Propaganda at its best
Swiss Style recently had the great pleasure to sit down with Ruben Igielko-Herrlich and Anders Granath, the founders of Propaganda GEM, a leading entertainment marketing agency specializing in product placement.
The puppet masters
“We are workers of the shadows. Our finest work is when people don’t even know what we did,” says Ruben with a smile. Immediately, they had our attention. The next hour and a half proved to be a fascinating encounter with two of today’s finest members of the world of product placement, where the best go undetected.
The more we talked to these gentlemen, the more we realized how passionate they are about their work. “The privilege to be involved in something that you love is clearly a luxury,” Anders says with undeniable enthusiasm.
Firms like Propaganda are in a sweet spot right now. TV audiences are fragmenting and more and more viewers are skipping through commercials and heading to the Web. Advertisers see product placement as one of the most efficient ways to put their brands and products in front of large numbers of people. Blockbuster movies are particularly attractive because they reach an international audience of hundreds of millions. And blockbusters just happen to be Propaganda’s specialty.
Ruben Igielko-Herrlich and Anders Granath founded Propaganda GEM (Global Entertainment Marketing) in 1991. They specialize in product placement and promotions for film, television, music videos and video games. Headquartered in Geneva and Los Angeles, Propaganda has offices across the globe and their clients include Panasonic, the BMW Group, Lacoste, Lamborghini and Nokia, to name but a few.
“Before founding Propaganda I had worked in investment banking and the luxury business, mostly in New York,” Ruben explains. “When I came to Europe I was looking for a change. I joined Enigma, a company started by Gianni Bulgari. While working there, I received a call from MGM, who wanted to use one of our products for a movie.”
Around the same time a mutual friend introduced Ruben to Anders. “We were both in a period of transition and decided to do something entrepreneurial. We knew what we did not want to do,” says Anders. “Basically we were done with the corporate shell, with its preconceived notions of how things should be done.”
“Professionally we both had accelerated careers,” intervenes Ruben. “When we met we were at the point that, in order to move ahead in our respective fields, we would have to wait for the guy above us to die. This was not an option for either of us”.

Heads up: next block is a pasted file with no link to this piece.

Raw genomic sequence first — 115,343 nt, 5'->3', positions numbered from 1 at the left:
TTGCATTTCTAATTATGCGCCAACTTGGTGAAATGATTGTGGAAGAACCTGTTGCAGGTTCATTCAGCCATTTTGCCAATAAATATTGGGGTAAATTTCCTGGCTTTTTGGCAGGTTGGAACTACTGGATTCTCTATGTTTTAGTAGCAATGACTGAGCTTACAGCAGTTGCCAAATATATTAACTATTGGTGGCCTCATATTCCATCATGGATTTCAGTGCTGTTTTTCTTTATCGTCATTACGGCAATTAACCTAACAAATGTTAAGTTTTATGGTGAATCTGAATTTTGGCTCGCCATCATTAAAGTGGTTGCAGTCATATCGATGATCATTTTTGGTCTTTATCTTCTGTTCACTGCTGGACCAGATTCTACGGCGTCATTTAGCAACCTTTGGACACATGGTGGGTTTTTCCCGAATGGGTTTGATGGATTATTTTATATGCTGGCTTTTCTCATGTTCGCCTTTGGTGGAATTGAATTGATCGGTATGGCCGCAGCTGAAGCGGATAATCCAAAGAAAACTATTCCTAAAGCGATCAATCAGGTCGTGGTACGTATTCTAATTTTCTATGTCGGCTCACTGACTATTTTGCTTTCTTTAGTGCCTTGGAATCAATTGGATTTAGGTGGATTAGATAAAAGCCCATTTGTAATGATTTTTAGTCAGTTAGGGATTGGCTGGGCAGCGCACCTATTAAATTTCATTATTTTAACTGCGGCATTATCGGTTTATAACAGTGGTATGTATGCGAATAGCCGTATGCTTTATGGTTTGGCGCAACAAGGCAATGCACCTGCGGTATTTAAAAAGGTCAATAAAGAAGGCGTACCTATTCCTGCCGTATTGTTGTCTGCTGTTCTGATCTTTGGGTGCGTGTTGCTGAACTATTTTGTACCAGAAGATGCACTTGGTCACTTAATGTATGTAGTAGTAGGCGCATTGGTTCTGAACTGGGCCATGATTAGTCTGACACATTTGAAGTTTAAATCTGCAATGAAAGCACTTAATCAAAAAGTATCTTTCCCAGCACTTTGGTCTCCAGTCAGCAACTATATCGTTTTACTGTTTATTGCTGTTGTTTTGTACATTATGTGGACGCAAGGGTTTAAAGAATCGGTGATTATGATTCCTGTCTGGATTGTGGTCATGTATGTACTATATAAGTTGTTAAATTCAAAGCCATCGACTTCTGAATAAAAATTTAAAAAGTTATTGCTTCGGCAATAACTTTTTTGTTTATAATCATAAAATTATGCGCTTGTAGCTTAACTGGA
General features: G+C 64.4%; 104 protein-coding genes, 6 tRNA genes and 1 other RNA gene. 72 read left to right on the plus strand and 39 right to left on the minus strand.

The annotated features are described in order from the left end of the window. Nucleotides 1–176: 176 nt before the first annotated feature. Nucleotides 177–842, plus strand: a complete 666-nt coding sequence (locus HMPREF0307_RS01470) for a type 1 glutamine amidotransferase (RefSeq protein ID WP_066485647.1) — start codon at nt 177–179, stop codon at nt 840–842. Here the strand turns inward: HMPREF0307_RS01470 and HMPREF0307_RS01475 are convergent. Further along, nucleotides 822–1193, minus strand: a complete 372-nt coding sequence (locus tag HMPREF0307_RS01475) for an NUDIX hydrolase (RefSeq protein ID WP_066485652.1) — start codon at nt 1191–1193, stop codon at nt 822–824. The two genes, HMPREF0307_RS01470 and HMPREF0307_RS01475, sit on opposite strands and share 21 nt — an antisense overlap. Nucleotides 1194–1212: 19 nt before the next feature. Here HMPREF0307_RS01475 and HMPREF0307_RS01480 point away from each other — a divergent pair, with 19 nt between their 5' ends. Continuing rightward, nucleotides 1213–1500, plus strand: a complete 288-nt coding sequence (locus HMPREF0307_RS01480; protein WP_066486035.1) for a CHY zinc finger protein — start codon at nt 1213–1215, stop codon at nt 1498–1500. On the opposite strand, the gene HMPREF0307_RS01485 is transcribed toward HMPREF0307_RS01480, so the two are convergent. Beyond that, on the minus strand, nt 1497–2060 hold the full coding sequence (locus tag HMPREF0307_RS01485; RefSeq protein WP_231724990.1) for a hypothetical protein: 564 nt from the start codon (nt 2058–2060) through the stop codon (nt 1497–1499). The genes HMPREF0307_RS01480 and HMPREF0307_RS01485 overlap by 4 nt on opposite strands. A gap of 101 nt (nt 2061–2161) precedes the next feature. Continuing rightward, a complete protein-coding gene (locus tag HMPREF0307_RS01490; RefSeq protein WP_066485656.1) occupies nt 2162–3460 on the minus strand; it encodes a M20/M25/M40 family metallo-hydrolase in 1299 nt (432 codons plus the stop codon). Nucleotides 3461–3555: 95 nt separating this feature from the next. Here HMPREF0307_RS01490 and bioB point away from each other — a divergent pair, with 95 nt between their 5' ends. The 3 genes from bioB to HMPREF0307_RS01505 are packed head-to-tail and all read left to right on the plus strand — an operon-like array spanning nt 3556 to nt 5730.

Frustrated with this situation, they decided to join forces. “The fact that we channelled all this energy and ambition into our own project is what has brought us to the point where we find ourselves today. I was 28 at the time I met Ruben and had seven to eight years of professional experience in marketing. This was 20 years ago, so most of my professional life has been spent with Propaganda.” “Tempus fugit,” quips Ruben laughing.
Having worked together for 20 years, the two entrepreneurs claim to have never had an argument. “This is one of the secrets of our success. We are very different people but we agree on the fundamental points,” Ruben adds. “In terms of ethics and dedication we are both on the same page.”
“When we started out and told people we work in entertainment out of Geneva,” Anders goes on to tell us, “the reaction would be: ‘You must either be stupid or on drugs. You should be somewhere else.’ They all laughed at us. Now the same people are calling us back for advice.”
Hollywood for the whole world
The two maintain that their success is also a product of their education. The son of a Slavic Jewish mother and a Cuban father, Ruben was born in Cuba. He came to Switzerland as a refugee after the 1959 revolution. “Here I grew up in an international environment,” he says. Anders on the other hand is of Swedish and British origin but born in France.
Hailing from such a multicultural background, “We applied what our upbringing had taught us to advertising,” Ruben explains. “In the past nationality and language defined how a brand would communicate in a given territory. Twenty years ago we predicted that the tribal aspect of our existence was going to dominate. Rather than focus on the differences, we decided to concentrate on what unites people worldwide.”
They identified the common denominator in the storytelling ability of Hollywood. “At the time the only thing that everybody across the globe watched, were Hollywood movies and television productions,” Ruben relates. “When we started, the idea was to get stars associated with our clients’ products. In this manner we worked on the subjective level of what makes a product cool or not.”